Several people walked into the gothic building anchoring the corner of Oak Park Avenue and Pleasant Street bearing bouquets of roses. One elderly woman, while walking to her car, could barely hold back the tears when asked what the institution meant to her two grandchildren, who were both students there.
After nearly 100 years of last school days, St. Edmund Catholic School in Oak Park held its final one on June 3. In January, the Archdiocese of Chicago’s Office of Catholic Schools announced that the Oak Park institution, along with two other schools in the archdiocese, would close after this academic year.
In a message to parishioners shared after the announcement, St. Edmund pastor Father John W. McGivern noted, “Although our enrollment was always smaller than other local Catholic schools, through tuition and fees, and from you, our generous parishioners, we had always been able to meet our financial obligations. This is no longer the case.”
But McGivern insisted that he wouldn’t consider the school’s closing a failure.
“After almost 100 years of Catholic education, we end our mission rejoicing in its century of successes. Financial strength will never be the yardstick we use for our triumphs, especially when it comes to our children and our shared faith.”
Last Friday, many of St. Edmund’s 109 students and their families, including staff and faculty members, took some time out from busily packing up a pivotal part of their lives to reflect on what will soon be a moment locked in the past.
“Even though this was my first year here, I feel like I’ve been here forever and that it’s my family,” said Mekhi Stroger, 14, who lives in Austin and had attended a charter school in Chicago before transferring to St. Edmund.
“Right away, they accepted me,” he said. “They were loving, but they were also tough. It’s a pretty good school; an amazing school, really.”
Stroger’s friend, Joshua Harris, 13, had been attending St. Edmund since he was in kindergarten. Both of the students said they’ll likely enroll in Catholic high schools in the fall.
“I was a little scared when I arrived here,” said Harris. “I was a little hesitant to talk to people, but now I feel like I can talk to anybody in this school with confidence.”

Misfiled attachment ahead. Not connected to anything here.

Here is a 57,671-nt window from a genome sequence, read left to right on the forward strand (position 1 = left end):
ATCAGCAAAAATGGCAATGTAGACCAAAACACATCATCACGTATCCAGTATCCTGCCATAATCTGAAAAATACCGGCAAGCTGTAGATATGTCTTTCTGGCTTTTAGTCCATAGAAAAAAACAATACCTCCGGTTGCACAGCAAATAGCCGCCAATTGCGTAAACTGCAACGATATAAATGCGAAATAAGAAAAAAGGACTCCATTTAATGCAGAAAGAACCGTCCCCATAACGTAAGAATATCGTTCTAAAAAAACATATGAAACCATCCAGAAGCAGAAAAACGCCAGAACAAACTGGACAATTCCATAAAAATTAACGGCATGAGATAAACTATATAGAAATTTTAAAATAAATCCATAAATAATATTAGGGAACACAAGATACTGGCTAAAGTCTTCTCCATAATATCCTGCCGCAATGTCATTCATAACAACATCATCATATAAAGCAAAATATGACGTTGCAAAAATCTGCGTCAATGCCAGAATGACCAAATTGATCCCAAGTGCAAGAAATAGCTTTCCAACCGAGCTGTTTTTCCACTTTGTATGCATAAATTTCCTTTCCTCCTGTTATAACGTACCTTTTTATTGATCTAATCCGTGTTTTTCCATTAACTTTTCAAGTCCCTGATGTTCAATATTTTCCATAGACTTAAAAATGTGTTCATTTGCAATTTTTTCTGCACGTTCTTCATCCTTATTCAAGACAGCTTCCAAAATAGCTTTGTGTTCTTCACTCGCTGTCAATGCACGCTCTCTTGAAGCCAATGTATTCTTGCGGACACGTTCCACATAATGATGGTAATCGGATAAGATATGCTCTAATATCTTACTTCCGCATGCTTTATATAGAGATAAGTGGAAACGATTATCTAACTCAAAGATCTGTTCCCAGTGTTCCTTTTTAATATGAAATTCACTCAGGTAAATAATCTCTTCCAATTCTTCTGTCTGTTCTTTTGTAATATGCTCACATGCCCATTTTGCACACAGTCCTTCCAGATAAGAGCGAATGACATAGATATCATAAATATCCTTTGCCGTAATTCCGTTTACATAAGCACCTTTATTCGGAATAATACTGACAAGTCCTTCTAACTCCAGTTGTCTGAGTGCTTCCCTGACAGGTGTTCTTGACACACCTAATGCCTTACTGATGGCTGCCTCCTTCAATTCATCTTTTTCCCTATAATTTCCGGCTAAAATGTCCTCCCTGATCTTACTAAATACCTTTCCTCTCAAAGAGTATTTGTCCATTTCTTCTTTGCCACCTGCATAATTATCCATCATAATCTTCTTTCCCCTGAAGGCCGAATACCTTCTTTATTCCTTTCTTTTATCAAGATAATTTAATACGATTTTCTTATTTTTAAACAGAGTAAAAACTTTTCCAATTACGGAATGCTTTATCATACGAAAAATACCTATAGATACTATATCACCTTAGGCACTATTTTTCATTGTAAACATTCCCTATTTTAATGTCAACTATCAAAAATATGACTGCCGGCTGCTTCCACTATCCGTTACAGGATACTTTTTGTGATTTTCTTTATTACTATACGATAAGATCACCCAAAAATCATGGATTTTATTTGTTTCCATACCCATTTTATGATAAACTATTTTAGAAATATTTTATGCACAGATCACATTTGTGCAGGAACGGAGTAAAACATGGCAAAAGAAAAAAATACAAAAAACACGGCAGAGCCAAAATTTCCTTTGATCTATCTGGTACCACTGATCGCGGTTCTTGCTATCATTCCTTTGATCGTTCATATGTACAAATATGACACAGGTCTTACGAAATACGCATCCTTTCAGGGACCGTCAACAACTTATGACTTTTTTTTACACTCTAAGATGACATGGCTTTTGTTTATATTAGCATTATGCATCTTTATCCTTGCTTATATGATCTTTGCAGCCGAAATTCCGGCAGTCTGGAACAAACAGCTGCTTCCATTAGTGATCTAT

Karla Armadillo, 10, said she’s been attending the school since she was around 4 years old.
“I feel sad that the school is closing,” she said as she and members of her family walked to a car parked outside the school. Armadillo noted that she’ll also be attending a Catholic school in the fall.
“One of best memories I have is the ice cream socials and the first field day we had here,” she recalled. “It was really cool.”
If part of the day felt funereal and somberly reflective, there was also an air of optimism and expectation from both students and faculty members.
“It’s been really nice going here,” said 10-year-old Ryann Dawson, who lives in Broadview and is looking to attend another Catholic school in the area in the fall. “I met a lot of friends and I really like the school. I think it’s going to be a little different, but I’m actually kind of looking forward to [the transition] to my other school.”
St. Edmund’s principal, Karen Rebhan-Csuk, described the school’s final days as a “roller coaster ride” of emotions and responsibilities, but one the school’s faculty and staff has handled “with extreme professionalism.” She said that, as of last Friday, all but three of the school’s 10 full-time and four part-time teachers had been placed at other schools within the archdiocese.
“We met with the archdiocese early once the announcement to close was made and they worked with giving our teachers, and other teachers at closing schools within the archdiocese, first priority to jobs that were available,” said Rebhan-Csuk, who had just completed her first year at St. Edmund.
The archdiocese, she said, has always referred many St. Edmund students to other Catholic schools in the area. In a recent interview, McGivern said that no future plans for the school building have been finalized.